Racine Dam Tailwater (Meigs County) - Striped bass and hybrid striped bass: Try using spoons and other minnow imitating lures or live skipjack fished throughout the area. Catfish: can also be caught on skipjack, so don't be surprised if you catch one here. Skipjack: This popular baitfish will bite on just about anything, but anglers in this area generally have success with white grubs or three-hook sabiki rigs.

Brown County - Flathead catfish: have been hitting cut baits, chicken livers and night crawlers fished on the bottom. Smallmouth bass: Try fishing with tube baits or crankbaits. Hybrid striped bass: Try using a jig and twister tipped with a minnow.

Lake Erie

Regulations to Remember:

The daily bag limit for walleye on Ohio waters of Lake Erie is 6 fish per angler. The minimum size limit for walleye is 15 inches.

The daily bag limit for yellow perch is 30 fish per angler on all Ohio waters of Lake Erie.

The trout and salmon daily bag limit is 2 fish per angler. The minimum size limit is 12 inches.

The daily bag limit for black bass (largemouth and smallmouth bass) in Ohio waters of Lake Erie is 5 fish per angler. The minimum size limit for black bass is 14 inches.

Western Basin


Where: Walleye fishing has been slow in the western basin. The best reports have come from northwest of North Bass Island and north of Kelleys Island.

How: Anglers trolling are using worm harnesses with inline weights, divers or bottom bouncers, and spoons pulled behind divers. Anglers casting are using mayfly rigs or are drifting with bottom bouncers and worm harnesses.

Yellow Perch

Where: Yellow perch fishing has been good based on number of fish, but the size of fish has been running small, including a lot of throwbacks. The best spots have been off Little Cedar Point, south of West Sister Island, 3 miles north of the Toledo water intake, Rattlesnake Island, east of Middle Bass Island, the green buoy off Catawba State Park, around "F" can of the Camp Perry firing range, southeast of Kelleys Island, northwest of Kelleys Island, and off the Marblehead lighthouse.

How: Perch spreaders with shiners fished near the bottom produce the most fish.

Smallmouth Bass

Where: Smallmouth bass are being caught around Middle Bass Island and Kelleys Island.

How: Smallmouth bass have been caught on tube jigs, crankbaits or jerkbaits.

Largemouth bass

Where: Largemouth bass are being caught in the harbors and bays in the western basin and also along the main lake shoreline around Catawba.

How: Largemouth bass are being caught on crankbaits spinner baits and soft plastics.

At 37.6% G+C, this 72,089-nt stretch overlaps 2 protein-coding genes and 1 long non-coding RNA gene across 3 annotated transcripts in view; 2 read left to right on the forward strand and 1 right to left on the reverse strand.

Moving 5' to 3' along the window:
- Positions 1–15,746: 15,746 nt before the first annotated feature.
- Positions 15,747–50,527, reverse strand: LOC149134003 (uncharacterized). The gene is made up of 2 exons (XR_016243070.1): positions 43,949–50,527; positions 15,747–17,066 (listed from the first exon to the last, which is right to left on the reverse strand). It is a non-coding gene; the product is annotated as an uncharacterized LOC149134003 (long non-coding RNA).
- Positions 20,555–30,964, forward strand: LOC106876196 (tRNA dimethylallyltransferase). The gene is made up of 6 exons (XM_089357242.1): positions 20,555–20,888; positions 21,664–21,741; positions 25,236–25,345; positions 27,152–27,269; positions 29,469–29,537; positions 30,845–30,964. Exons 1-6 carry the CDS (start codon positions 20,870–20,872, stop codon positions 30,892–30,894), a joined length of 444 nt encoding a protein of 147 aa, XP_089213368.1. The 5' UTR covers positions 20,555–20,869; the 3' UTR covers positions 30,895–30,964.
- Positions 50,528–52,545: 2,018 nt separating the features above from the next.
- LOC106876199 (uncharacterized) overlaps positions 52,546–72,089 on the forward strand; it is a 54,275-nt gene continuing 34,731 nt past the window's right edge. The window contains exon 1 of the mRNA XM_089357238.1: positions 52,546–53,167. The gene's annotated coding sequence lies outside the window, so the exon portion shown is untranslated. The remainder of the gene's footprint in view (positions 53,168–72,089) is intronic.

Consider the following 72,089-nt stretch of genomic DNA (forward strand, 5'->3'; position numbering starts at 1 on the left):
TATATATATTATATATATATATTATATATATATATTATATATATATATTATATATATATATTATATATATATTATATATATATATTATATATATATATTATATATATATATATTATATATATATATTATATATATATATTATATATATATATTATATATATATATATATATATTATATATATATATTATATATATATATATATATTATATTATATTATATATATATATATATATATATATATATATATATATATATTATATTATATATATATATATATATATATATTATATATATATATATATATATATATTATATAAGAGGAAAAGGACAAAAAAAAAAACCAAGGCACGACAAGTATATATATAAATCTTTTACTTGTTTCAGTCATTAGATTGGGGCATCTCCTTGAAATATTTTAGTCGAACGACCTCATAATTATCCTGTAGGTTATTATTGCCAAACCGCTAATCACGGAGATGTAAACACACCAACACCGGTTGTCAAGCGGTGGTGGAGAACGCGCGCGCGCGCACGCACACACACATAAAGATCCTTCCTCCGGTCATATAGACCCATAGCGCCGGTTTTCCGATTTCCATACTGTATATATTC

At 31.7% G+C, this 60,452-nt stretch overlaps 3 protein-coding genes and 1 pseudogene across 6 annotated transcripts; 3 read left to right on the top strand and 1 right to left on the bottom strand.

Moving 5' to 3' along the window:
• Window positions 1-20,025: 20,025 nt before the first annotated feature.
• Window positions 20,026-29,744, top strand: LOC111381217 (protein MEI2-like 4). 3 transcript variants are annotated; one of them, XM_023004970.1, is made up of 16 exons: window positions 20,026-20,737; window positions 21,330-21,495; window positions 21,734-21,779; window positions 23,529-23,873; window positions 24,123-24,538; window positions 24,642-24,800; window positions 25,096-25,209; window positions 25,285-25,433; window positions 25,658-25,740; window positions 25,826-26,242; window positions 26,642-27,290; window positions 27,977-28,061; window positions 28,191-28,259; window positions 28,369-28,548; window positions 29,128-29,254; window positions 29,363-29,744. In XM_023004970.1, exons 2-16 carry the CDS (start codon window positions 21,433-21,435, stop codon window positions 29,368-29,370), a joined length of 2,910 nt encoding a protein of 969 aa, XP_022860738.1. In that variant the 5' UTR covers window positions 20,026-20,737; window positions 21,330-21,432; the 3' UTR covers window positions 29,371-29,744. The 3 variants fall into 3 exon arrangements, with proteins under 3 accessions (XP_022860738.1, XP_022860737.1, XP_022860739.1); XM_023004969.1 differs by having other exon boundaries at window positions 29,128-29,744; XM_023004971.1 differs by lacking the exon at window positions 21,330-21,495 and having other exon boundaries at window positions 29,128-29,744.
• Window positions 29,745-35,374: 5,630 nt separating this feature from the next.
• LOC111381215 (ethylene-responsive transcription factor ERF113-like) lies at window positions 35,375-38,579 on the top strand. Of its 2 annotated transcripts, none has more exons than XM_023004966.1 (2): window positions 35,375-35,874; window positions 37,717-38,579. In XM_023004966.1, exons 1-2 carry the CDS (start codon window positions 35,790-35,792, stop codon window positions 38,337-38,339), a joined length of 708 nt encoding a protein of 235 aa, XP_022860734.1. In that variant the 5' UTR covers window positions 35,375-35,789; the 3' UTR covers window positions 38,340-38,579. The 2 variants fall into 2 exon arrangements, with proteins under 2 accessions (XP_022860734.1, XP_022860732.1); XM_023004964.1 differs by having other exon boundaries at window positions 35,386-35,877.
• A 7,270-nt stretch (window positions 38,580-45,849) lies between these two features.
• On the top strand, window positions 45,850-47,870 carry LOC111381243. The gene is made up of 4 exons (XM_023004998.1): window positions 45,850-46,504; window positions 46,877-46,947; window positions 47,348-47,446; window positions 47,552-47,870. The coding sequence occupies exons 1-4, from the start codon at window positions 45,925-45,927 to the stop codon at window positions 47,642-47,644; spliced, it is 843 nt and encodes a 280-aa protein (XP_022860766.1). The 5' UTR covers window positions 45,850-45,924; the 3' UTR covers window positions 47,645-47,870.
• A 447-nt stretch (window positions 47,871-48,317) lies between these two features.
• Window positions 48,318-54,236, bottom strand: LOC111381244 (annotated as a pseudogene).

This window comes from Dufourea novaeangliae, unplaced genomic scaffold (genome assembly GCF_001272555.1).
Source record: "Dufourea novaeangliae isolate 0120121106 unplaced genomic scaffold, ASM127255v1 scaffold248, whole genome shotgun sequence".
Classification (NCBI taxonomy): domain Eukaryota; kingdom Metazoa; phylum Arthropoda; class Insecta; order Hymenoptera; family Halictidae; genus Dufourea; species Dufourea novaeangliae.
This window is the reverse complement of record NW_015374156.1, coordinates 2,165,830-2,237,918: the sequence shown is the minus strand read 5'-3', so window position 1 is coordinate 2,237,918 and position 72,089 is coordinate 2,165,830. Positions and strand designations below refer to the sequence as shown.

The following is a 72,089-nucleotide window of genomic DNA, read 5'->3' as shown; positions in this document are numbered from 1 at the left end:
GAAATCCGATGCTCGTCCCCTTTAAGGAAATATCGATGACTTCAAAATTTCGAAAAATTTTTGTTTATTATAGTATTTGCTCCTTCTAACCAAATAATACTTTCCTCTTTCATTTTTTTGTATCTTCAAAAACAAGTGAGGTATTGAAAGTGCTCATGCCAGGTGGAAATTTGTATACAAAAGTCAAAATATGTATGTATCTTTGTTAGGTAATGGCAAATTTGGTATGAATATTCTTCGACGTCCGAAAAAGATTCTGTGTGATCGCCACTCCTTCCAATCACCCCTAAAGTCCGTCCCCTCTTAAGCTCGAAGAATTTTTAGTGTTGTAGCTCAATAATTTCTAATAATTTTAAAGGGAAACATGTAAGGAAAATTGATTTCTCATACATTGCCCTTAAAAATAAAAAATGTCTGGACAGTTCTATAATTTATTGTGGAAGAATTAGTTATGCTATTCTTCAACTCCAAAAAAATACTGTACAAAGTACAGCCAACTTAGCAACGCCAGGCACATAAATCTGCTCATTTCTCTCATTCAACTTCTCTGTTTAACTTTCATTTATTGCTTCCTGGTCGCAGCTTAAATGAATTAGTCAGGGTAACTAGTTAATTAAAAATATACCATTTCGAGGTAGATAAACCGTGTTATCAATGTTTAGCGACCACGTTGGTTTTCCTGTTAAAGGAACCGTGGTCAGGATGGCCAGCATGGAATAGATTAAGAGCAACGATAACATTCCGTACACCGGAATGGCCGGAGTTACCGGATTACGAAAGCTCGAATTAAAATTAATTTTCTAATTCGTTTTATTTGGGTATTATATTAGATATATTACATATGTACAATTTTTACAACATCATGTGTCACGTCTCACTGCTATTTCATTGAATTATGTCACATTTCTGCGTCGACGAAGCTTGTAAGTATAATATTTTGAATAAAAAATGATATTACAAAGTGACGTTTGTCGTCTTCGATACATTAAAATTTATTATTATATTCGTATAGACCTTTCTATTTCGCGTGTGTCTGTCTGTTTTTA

Central Basin


Where: Fishing has been good 4 miles north of Vermilion. Excellent fishing has been reported in 68-to-74 feet of water north of Ashtabula. Some fish are starting to move in closer to shore.

How: Anglers are using planer boards or Dipsy Divers with worm harnesses, spoons and stick baits.

Yellow perch

Where: Anglers are catching perch off St. Anthony's at Lorain. Excellent perch fishing has been reported in 38-to-40 feet of water north of Edgewater Park and downtown Cleveland, in 34-to-48 feet of water northeast of Gordon Park and off Bratenahl, in 38-to-60 feet of water north-northeast of Fairport Harbor, and in 48-to-67 feet of water north of Conneaut. Fishing from shore has been spotty off the E. 55th Street and E. 72nd Street piers in Cleveland and at the long pier off Mentor Headlands.

How: Perch spreaders with shiners fished near the bottom produce the most fish.

Smallmouth bass and Largemouth Bass

Where: Fishing has been good in the harbor areas in Cleveland, Fairport Harbor, Geneva, Ashtabula and Conneaut.

How: Anglers are using crank baits, soft plastic lures with jigs, drop shot rigs with leeches, and soft craws.

White bass

Where: Anglers fishing from boats are catching white bass north of Cleveland, Eastlake and Fairport Harbor in 39-to-44 feet of water. Watch for the gulls feeding on the surface and the white bass will be below the school of emerald shiners. Anglers fishing from shore are catching fish off the piers in Cleveland, Eastlake and Grand River, with the evenings being the best. It is always hard to predict when the fishing will pick up for white bass.

How: Anglers are using small spoons, spinners and agitators with jigs tipped with twister tails.


Where: Anglers are trolling and casting in harbors, break walls and nearshore areas at Conneaut, Ashtabula, Geneva, Fairport Harbor, Eastlake and Rocky River.

How: Anglers are using spoons, spinners, and small crank baits either by casting or trolling. More information is available on our Lake Erie steelhead fishing report page: Steelhead Fishing Reports

The Lake Erie water temperature is 64 off Toledo and 68 off Cleveland according to the nearshore marine forecast.

Anglers are encouraged to always wear a U.S. Coast Guard-approved personal flotation device while boating.